The Paul Taylor Dance Company Revisits Its Radical Roots in a One-Night-Only Performance

May 10, 2024

1n 1957, when Paul Taylor debuted his experimental work Seven New Dances at 92NY (then called The 92nd Street Y), it received one of the most memorable reviews of all time: four inches of blank space. The audience was largely baffled by Taylor’s attempt to figure out the ABCs of his pedestrian movement vocabulary, which included one segment in which Taylor and another dancer stood motionless. Afterwards, Martha Graham called him a “naughty boy.” But, as Taylor recalled in his 1987 autobiography Private Domain, the piece did lead to immediate notoriety and name recognition.

“Having accomplished more than what I set out to do, I decide to get back to a more kinetic approach, and dive into new dances with a vengeance,” Taylor wrote. “I won’t get mad, I’ll get even.”

Now, Paul Taylor Dance Company artistic director Michael Novak is aiming to show audiences how the ideas that Taylor explored in Seven New Dances set the groundwork for his more “kinetic” work. On May 13, 92NY continues its 150th-anniversary celebration with the return of Seven New Dances, featuring special guests Adrian Danchig-Waring, Alicia Graf Mack, and Damian Woetzel. Seven New Dances will appear alongside Taylor’s Esplanade and excerpts from new works by PTDC resident choreographer Lauren Lovette. The entire evening will be hosted by actor Alan Cumming, who will pay homage to Taylor by reading aloud from Private Domain.

Ahead of the show, Novak sat down to discuss the creation of the program, and the larger legacy of Seven New Dances.

How did you decide to bring this group of guests onboard?

Danchig-Waring, wearing white practice clothes and sneakers, stands in a dance studio, holding a collection of papers in his left hand and looking down over his left shoulder.
Danchig-Waring rehearsing Seven New Dances. Photo by Noah Aberlin, courtesy Paul Taylor Dance Company.

Alan Cumming has been a longtime friend of the company, and of Paul, as well. I asked him if he’d be willing to play Paul Taylor, and he jumped at the opportunity. He’s going to make Paul’s voice come alive.

In 1957, Paul had just graduated from Juilliard, and then in 1959, he was a guest artist at New York City Ballet. We’re bringing back these excerpts that are very of a specific moment, so we wanted to acknowledge the community of artists that were all collaborating together at that time. Adrian represents New York City Ballet, and Damian and Alicia represent Juilliard. They’re all great friends in the industry, and it’s an acknowledgement that these institutions still do have close relationships.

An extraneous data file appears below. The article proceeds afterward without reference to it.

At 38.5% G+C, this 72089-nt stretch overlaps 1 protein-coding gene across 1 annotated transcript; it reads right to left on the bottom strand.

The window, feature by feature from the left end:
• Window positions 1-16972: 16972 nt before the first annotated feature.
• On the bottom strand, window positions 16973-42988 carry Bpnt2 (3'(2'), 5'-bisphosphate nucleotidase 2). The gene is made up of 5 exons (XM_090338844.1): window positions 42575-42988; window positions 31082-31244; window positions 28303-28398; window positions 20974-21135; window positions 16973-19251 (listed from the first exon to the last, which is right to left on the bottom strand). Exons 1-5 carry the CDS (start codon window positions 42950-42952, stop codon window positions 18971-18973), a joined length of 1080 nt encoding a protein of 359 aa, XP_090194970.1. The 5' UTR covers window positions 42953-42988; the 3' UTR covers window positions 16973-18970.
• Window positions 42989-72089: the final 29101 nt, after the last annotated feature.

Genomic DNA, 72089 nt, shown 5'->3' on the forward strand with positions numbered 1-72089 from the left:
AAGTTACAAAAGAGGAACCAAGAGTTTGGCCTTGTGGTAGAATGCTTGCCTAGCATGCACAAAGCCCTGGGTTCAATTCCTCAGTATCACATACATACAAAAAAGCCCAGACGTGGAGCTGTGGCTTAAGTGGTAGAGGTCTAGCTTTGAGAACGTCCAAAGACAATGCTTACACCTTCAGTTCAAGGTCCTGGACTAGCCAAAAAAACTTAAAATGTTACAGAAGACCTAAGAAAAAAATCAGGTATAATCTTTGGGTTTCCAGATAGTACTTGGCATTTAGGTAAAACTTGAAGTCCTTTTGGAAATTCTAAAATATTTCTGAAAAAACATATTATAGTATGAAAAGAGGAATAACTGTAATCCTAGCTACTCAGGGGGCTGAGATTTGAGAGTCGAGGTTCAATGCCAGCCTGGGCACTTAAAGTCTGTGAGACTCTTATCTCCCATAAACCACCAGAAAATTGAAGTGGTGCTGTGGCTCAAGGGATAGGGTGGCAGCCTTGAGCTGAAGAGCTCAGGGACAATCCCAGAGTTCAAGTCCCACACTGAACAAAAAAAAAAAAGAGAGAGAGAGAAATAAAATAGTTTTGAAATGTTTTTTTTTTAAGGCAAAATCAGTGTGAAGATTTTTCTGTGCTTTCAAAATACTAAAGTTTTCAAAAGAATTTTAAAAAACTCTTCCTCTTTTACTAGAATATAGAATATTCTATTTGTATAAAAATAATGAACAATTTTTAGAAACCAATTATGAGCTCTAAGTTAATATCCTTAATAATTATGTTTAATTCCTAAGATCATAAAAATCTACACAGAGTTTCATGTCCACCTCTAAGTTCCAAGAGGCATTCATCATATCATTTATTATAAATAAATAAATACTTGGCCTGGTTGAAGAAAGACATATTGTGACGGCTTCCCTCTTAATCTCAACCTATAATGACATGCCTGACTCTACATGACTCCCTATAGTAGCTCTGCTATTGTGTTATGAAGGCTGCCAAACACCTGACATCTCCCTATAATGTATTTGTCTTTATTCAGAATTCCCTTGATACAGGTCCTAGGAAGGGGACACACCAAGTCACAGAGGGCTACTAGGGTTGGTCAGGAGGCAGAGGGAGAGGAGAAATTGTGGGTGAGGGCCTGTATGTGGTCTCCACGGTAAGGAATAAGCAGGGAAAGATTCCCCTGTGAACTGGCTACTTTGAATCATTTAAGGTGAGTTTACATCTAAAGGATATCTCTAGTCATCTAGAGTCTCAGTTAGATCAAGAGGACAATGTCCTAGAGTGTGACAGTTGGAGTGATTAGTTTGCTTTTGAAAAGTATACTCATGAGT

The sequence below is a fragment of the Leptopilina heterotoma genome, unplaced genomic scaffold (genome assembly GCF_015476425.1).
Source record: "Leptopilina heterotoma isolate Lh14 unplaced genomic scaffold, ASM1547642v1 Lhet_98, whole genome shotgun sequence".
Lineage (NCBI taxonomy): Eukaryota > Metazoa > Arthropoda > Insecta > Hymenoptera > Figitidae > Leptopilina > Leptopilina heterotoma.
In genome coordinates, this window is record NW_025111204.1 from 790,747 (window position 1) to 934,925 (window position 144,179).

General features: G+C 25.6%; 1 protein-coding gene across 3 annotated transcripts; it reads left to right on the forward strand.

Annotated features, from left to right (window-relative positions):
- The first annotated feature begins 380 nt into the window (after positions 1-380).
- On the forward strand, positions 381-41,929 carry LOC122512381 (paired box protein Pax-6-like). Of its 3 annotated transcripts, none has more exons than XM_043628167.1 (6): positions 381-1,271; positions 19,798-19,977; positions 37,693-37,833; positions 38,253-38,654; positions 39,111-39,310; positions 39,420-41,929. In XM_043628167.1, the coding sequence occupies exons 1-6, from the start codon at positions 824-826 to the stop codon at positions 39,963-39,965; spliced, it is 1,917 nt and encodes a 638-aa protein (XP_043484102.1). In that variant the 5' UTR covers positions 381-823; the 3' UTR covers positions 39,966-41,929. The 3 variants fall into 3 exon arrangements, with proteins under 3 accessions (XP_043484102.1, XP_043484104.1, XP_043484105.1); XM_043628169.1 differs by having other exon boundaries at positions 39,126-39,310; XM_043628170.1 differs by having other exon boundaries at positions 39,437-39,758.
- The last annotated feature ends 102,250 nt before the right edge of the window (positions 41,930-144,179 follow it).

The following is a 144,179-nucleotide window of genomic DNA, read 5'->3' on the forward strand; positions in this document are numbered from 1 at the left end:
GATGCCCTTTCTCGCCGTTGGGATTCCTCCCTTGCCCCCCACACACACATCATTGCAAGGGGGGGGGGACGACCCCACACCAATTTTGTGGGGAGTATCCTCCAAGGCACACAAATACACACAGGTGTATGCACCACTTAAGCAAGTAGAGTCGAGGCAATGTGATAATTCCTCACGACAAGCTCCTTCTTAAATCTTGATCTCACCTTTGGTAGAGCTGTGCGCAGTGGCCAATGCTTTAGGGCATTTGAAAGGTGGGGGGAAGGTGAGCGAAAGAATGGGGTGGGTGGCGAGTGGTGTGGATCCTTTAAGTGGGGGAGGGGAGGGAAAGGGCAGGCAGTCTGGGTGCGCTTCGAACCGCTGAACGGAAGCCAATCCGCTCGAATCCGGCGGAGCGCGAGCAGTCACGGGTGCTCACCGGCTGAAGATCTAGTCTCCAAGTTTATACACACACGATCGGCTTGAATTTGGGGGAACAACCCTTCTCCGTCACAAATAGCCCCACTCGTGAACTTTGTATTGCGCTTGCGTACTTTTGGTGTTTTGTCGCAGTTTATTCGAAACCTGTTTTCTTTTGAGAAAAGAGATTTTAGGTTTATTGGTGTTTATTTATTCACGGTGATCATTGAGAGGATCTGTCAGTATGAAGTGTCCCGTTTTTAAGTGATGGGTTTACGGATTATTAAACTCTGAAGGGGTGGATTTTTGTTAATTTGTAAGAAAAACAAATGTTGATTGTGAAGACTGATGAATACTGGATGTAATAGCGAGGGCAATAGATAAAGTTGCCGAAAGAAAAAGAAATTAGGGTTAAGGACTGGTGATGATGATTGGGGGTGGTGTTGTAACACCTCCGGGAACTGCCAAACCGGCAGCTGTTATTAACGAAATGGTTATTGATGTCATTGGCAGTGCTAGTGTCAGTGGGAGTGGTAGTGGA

Why is it important to you to revive Seven New Dances?

It’s really important that audiences understand that artists are multifaceted, and they grow and evolve and try things. And there’s an investment that needs to be made in an artist’s life and in their career and where they’re going. It’s beautiful to see this process of all the drafts that have to get created for a genius to truly emerge and find themselves. I hope audiences of all ages get to ask themselves questions about what dance is, and where dance is going now.

When Seven New Dances premiered, some asked whether it could even be considered dance. Having spent time reconstructing this work, do you consider it to be dance?

They’re one hundred percent dance. Watching them in the studio feels rebellious even now. The boldness that it took for Paul to create the duet Alicia and Damian are going to perform, that was inspired by John Cage’s 4’33”: The curtain goes up, two dancers are onstage in a pose, nothing happens, and then the curtain comes down. The only thing that happens is that we as viewers are confronted with myriad thoughts, feelings, ideas, questions. It feels very radical to me. What makes it all the more powerful, if my plan works, is that when you see those same [pedestrian] movements to Bach music in Esplanade, it will hopefully make people see Paul’s work in a new way.